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University of Minnesota football players stand behind senior wide receiver Drew Wolitarsky as he reads a statement about the team’s boycott to media members. (Photo from the Minneapolis Star Tribune)

Sexual violence in college sport represents an important problem that coaches and administrators must address. According to the Chronicle of Higher Education, the government has conducted 365 investigations of colleges for possibly mishandling reports of sexual violence since 2011. A simple search in the Chronicle’s Title IX database using the terms “football” and “sexual assault” yields around 250 matches for currently open investigations and 49 matches for cases that have been resolved. Further, roughly half of the student athletes surveyed in a recent study admitted to committing coercive sexual behaviors. Scholars have been investigating the relationship between college football and sexual violence for a long time, and the problem has not gone unnoticed by journalists, critics, and higher education administrators.

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Advertisement for NFL Women’s Apparel. Photo from

As NFL fans gear up for Super Bowl LI between the New England Patriots and the Atlanta Falcons, some fans are apt to feel more included in the broadcast than others. Advertisers, as critics have long noted, tend to assume that American football fans are straight men. Many long-awaited and expensive Super Bowl ads tend to be, well, pretty sexist. While the most egregious examples of sexism in Super Bowl broadcasts and advertisements seem to be decreasing as the NFL tries to acknowledge the presence of women fans (at minimum as a new marketing demographic), many women continue to feel left out of the Super Bowl spectacle.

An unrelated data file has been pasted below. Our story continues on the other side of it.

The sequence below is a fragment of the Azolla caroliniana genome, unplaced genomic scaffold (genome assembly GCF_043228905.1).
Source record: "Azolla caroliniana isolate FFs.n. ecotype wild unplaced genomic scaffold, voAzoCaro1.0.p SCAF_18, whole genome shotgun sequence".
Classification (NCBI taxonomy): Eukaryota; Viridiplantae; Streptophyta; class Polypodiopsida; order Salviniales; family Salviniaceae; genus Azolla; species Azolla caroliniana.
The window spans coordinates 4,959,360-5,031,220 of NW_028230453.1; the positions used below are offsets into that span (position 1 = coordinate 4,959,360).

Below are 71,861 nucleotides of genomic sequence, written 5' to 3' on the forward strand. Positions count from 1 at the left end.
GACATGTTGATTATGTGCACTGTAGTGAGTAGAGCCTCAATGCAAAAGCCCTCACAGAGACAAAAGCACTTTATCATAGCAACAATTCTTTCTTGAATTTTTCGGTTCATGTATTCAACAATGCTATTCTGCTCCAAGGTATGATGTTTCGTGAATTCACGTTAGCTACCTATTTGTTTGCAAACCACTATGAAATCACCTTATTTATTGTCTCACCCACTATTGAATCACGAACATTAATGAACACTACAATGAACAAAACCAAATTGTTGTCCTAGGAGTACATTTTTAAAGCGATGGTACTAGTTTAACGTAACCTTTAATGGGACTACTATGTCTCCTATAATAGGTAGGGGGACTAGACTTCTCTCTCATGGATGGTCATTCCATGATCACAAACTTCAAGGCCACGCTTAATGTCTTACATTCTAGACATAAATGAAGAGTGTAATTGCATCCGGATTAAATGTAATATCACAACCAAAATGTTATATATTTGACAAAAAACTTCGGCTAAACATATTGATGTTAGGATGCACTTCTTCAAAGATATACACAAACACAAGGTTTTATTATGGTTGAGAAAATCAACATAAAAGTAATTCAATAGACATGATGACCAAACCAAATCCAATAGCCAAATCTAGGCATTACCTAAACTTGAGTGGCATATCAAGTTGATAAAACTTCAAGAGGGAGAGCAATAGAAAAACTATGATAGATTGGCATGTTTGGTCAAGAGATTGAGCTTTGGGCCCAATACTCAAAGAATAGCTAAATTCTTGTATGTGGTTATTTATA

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High school senior Jamire Calvin announces his commitment to Oregon State University during the U.S. Army All-American Bowl on Jan. 7, 2017.
High school senior Jamire Calvin announces a commitment to Oregon State University during the U.S. Army All-American Bowl on Jan. 7, 2017. (Photo from USA TODAY Sports)

Each year, universities in the United States spend millions of dollars and college football coaches invest countless hours in an effort to lure top players to their schools. The recruiting process culminates with “National Signing Day,” on which high school seniors are officially able to sign National Letters of Intent that bind them to attend a particular university. As National Signing Day 2017 approaches this Wednesday (Feb. 1), millions of people will visit recruiting websites, such as and, to follow who signs with which school. College football fans will alternately experience joy when a top prospect commits to their favorite team and devastation when a recruit goes elsewhere (this is often how I’ve felt as a fan, at least).